Painted Wooden Mosques of Tangir

Zulfiqar Ali Kalhoro on the mosques decorated with distinctive skill by communities in Gilgit-Baltistan

Painted Wooden Mosques of Tangir
Tangir, a valley in Diamer district in Gilgit-Baltistan, is famous for not only for its natural beauty but also the cultural heritage sites which are scattered throughout the length and breadth of the valley. A road which sprouts from the right bank of the River Indus just opposite Shatial runs parallel to the Tangir river up to Satil from where it originates. The most enchanting place in the Tangir is the Satil meadows which is located at the head of the valley. Satil is a very broad valley. Tangir is divided into three roms (an area-wise distribution of natural resources): Lorekh is the first rom followed by Jaglot-Sheikh-Rim as the second and Gabbar as the third. Satil is the communal pasture of the people living in the Gabbar rom.

From Satil two tracks originate, one of which leads to the Phundar valley in Ghizer district via the Chachhi nullah. In fact, the Chachhi nullah features three beautiful and pristine lakes – as such sandwiched between nullahs. The other tract leads to Dahi Mal village in Gupis close to Yasin river via Bathret Nullah. In order to go to Dahi Mal, one has to take Pai Nullah to reach Chileli area from where one enters into Baro Bathret which further leads to Dahi Mal village in Gupis of Ghizer district. There are two nullahs by the name of Bathret, Baro (large) Bathret and Biyalo (small) Bathret. The junction of the both nullahs meets at Miro Das, which is a most charming and spectacular location in the Tangir valley. Both nullahs are also home to many beautiful lakes.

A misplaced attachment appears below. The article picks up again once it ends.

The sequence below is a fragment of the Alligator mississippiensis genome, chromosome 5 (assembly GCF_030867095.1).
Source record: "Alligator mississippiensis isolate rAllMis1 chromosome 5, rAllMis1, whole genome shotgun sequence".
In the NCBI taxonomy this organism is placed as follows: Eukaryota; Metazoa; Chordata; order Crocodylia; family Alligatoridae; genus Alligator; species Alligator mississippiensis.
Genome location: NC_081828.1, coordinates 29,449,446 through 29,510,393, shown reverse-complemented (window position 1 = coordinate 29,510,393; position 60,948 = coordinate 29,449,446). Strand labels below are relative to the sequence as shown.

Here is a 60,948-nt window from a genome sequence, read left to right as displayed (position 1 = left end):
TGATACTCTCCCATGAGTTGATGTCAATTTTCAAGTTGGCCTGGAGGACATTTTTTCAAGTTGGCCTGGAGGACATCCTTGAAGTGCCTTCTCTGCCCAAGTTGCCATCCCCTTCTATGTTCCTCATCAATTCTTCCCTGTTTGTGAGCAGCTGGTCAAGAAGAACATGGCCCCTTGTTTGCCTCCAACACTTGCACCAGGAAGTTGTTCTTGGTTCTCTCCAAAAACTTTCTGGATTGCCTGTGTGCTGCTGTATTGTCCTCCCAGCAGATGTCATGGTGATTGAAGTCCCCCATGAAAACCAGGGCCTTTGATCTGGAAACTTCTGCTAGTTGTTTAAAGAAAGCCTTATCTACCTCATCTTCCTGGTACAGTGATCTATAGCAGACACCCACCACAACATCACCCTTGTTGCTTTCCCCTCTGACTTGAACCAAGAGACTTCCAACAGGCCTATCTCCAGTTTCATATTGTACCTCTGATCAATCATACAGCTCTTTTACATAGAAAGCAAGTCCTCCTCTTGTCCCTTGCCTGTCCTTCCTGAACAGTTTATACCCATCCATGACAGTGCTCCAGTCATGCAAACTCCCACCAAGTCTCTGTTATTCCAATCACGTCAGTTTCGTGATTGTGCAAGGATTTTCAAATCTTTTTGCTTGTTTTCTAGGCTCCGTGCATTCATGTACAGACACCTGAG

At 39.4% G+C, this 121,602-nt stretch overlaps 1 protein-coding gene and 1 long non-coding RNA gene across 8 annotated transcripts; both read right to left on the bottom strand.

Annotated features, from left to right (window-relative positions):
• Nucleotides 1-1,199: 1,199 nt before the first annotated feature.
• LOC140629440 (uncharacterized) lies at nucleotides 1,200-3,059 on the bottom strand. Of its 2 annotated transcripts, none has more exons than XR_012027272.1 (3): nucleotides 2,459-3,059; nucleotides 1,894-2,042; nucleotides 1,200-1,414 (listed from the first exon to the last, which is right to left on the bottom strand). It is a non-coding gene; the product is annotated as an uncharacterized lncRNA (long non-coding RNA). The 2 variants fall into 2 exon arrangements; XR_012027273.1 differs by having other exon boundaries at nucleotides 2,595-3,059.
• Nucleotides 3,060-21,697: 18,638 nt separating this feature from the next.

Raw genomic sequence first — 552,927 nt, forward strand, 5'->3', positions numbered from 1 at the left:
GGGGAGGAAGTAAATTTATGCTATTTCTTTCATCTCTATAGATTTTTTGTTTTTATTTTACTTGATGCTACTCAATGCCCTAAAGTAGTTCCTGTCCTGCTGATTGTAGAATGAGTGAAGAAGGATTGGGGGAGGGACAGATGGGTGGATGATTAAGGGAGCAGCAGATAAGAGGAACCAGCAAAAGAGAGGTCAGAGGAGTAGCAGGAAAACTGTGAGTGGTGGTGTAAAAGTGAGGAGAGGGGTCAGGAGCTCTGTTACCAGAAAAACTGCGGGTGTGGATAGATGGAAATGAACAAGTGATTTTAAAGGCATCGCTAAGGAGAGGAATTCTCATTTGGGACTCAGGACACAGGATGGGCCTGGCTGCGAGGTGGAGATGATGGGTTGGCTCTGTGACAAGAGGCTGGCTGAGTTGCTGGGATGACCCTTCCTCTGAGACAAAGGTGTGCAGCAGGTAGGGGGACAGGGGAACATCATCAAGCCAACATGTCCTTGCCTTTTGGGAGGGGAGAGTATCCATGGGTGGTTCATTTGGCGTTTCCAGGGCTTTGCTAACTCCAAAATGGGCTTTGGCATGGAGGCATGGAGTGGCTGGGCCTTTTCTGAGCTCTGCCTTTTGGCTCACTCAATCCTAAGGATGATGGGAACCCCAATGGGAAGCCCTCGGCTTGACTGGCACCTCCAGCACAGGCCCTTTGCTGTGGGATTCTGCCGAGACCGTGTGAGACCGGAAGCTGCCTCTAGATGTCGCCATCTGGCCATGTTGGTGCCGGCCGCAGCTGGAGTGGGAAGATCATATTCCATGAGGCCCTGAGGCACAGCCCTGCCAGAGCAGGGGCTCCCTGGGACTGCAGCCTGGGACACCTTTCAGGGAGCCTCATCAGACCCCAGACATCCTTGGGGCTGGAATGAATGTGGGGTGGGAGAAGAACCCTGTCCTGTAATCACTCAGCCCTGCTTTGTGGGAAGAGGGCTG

Spectacular view of Gachhar lake in Tangir

This route was used by pilgrims and invaders since ancient times. In particular, it was frequented by Buddhist pilgrims. Many traders and pilgrims also used this route to reach Yasin, Chitral and as far away as Afghanistan. Apart from natural beauty which attracted both locals and outsiders to the valley, another reason for its fame is the timber which local people used to bring in from the nullahs. This tumber was used in house construction.

But apart from constructing houses, this wood was also used to build mosques.

Wood is transported from Tangir to Durgai in Mardan for sale. In fact, upon entering the Tangir valley, the first thing that one notices is the wood which is scattered over the both sides of the Tangir river up to Koranga Bala village.